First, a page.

While at Stanford, Nnamani majored in chemistry and human biology in
preparation for her pursuit to become a physician.  She also helped the team to
two NCAA volleyball championships and was the youngest player selected for the
Team USA volleyball squad in the 2004 Athens Olympic Games.  During her senior
year at Stanford, Nnamani was honored with the Honda-Broderick Cup which
recognized her as the top female collegiate athlete in the nation.

The soon to be 27-year-old Nnamani hopes to have one more Olympic gold medal
opportunity at the 2012 games in London.  In the meantime, she has brought some
chemistry textbooks, MCAT study materials, and some other textbooks to the
Czech Republic to “warm up her brain” for an eventual return to the classroom
to  prepare for her medical career after volleyball.  Nnamani is a unique role
model for young athletes, and she often asks the young girls that she visits to
tell her about the middle-aged volleyball players they have seen.  She then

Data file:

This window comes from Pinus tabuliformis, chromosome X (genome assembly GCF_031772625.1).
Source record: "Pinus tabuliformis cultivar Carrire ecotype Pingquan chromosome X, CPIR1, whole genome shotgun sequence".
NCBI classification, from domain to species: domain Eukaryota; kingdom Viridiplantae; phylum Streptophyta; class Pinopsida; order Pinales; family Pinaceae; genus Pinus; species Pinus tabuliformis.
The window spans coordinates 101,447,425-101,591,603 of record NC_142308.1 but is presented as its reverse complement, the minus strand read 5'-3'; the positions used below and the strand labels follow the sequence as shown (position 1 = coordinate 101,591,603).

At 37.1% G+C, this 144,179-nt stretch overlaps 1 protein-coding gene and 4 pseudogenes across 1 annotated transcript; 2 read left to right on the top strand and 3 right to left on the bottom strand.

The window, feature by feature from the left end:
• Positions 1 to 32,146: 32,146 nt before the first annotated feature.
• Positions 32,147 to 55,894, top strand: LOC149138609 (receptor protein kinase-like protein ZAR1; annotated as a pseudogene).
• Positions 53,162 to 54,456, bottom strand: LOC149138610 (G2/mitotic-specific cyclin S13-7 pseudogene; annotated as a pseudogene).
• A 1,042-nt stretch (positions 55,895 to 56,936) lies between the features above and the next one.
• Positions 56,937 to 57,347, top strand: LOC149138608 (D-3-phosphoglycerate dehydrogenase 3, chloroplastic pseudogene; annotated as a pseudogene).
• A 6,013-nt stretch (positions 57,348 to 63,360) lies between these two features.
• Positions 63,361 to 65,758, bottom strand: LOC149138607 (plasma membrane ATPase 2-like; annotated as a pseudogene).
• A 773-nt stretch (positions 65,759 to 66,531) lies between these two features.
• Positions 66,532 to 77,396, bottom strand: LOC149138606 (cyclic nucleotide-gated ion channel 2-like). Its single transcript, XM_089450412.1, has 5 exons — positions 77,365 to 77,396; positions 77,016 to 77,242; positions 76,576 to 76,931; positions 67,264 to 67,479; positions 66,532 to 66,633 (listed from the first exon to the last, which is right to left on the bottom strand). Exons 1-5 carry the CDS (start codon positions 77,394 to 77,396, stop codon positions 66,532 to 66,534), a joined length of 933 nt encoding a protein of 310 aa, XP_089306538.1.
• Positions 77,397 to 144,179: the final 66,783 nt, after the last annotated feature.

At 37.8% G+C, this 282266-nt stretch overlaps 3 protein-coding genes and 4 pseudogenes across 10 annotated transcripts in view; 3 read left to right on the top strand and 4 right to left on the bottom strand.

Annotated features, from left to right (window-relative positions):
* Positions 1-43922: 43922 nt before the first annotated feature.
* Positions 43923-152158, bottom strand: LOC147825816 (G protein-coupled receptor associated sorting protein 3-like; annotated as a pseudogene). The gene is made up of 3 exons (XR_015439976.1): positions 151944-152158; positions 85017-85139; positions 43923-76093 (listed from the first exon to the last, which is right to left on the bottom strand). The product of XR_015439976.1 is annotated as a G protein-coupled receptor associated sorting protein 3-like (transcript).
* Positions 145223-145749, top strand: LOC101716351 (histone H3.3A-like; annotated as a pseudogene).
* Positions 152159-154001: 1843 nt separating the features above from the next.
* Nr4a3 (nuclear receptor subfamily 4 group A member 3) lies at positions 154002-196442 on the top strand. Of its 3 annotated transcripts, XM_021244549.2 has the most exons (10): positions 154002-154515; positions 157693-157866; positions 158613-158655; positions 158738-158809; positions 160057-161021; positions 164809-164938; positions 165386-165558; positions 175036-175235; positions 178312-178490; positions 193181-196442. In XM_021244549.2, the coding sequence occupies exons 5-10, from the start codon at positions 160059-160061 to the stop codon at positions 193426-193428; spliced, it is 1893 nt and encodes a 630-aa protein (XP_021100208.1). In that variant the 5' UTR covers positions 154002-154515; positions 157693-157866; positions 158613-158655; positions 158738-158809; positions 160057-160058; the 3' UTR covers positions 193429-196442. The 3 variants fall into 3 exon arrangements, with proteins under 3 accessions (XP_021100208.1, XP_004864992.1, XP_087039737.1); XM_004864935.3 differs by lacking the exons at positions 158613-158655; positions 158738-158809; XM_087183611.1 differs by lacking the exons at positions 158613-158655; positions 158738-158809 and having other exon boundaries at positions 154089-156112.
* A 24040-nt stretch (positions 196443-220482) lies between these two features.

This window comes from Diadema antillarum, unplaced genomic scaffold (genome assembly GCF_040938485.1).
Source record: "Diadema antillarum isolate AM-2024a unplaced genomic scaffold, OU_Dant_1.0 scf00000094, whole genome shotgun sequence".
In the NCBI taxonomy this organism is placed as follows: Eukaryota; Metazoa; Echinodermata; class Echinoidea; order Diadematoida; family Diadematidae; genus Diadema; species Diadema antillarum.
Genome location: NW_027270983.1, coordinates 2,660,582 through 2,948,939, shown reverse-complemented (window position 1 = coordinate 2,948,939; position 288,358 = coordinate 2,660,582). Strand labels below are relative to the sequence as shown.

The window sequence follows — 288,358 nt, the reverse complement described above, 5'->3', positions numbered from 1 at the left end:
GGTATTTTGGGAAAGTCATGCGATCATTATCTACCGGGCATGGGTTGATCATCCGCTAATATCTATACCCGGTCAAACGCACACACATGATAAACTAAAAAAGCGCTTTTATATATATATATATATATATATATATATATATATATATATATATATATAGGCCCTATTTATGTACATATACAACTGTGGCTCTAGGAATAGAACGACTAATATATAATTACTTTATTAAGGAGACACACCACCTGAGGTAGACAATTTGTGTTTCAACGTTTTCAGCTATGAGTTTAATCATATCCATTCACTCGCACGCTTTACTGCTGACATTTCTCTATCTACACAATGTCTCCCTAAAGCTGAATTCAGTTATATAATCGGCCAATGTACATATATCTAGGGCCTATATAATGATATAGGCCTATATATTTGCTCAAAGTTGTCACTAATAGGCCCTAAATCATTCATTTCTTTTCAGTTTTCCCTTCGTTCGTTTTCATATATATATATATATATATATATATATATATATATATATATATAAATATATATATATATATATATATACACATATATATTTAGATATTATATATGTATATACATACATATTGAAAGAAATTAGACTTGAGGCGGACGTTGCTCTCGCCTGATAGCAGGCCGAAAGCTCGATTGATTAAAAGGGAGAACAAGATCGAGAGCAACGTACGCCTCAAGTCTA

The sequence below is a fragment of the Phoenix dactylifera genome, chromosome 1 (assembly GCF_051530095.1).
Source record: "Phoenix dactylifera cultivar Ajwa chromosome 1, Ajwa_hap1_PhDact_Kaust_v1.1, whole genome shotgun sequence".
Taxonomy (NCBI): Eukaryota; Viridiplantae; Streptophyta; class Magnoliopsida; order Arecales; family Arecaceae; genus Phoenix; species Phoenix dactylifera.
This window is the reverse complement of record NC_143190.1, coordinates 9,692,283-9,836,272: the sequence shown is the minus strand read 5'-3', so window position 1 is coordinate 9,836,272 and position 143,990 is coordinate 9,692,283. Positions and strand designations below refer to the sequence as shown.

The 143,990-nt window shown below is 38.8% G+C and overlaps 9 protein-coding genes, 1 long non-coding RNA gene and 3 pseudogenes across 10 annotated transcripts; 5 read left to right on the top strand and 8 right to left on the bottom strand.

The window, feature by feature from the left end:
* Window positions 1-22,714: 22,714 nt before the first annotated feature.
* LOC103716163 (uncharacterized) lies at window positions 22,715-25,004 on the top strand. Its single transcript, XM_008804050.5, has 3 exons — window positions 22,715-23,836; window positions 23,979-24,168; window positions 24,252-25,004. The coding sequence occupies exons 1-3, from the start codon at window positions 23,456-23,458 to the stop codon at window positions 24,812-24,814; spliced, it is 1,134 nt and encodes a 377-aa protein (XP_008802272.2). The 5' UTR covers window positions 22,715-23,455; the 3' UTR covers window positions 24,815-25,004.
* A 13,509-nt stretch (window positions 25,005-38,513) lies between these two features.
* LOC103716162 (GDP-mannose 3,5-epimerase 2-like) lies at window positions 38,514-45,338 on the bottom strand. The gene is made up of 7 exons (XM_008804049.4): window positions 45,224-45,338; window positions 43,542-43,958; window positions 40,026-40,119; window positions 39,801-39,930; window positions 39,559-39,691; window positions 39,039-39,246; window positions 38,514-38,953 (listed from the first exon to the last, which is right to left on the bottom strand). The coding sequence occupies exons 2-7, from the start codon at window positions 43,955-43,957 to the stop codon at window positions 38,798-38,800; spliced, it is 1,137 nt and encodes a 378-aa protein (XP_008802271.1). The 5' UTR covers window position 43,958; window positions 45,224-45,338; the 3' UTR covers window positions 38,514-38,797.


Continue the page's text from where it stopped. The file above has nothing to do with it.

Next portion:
follows up by emphasizing that there are none.    Volleyball is one of Nnamani’s
passions, and because her parents have instilled in her the importance of
furthering her education and being well-rounded, she is able to enjoy her time
as a professional athlete in the Czech Republic without feeling constrained by
the pressures of having no other options.

Another young athlete who aspires to be a physician and who recently crossed
into the professional sports world is football player Myron Rolle.  Similar to
Nnamani, Rolle was a standout athlete and a stellar student during his high
school days at the Hun School of Princeton, New Jersey.  He maintained a 4.0
GPA, served as an editor of the school paper, played saxophone in the band, and
even had a lead role in the school’s production of Fiddler on the Roof.  His
exploits on the football field as a running back and defensive back led to
national number one prospect rankings by the,, and websites, and ultimately earned him scholarship offers from over 80
different Division I Universities.  In the end, Rolle decided to attend and
play football for Florida State University in the fall of 2006.

As a Florida State Seminole defensive back, Rolle was a three-year starter,